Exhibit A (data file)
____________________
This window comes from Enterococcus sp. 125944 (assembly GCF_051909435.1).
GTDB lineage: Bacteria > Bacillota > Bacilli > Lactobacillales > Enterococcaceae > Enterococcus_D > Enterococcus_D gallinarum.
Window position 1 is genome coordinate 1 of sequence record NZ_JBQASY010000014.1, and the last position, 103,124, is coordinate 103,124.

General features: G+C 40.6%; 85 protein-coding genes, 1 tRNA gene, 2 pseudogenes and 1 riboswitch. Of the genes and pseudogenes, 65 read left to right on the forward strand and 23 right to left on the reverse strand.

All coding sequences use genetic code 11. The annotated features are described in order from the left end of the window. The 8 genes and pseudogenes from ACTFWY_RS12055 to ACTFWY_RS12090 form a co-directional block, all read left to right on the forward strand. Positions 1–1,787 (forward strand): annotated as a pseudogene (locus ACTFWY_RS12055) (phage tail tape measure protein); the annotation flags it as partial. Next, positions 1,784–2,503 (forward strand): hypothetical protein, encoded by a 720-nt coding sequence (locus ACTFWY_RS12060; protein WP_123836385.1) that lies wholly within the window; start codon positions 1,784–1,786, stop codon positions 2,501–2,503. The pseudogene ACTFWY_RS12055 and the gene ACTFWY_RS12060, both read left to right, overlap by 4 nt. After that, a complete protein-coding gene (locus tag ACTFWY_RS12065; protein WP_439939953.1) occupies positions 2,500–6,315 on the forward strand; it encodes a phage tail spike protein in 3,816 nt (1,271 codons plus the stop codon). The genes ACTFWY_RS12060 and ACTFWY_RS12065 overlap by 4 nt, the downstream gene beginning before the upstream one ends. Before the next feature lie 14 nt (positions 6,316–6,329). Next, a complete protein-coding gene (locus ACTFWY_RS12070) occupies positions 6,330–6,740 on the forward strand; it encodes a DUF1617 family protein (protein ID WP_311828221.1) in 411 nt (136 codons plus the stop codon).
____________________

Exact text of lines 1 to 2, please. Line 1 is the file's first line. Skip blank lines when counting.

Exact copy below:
This window comes from Enterococcus sp. 125944 (assembly GCF_051909435.1).
GTDB lineage: Bacteria > Bacillota > Bacilli > Lactobacillales > Enterococcaceae > Enterococcus_D > Enterococcus_D gallinarum.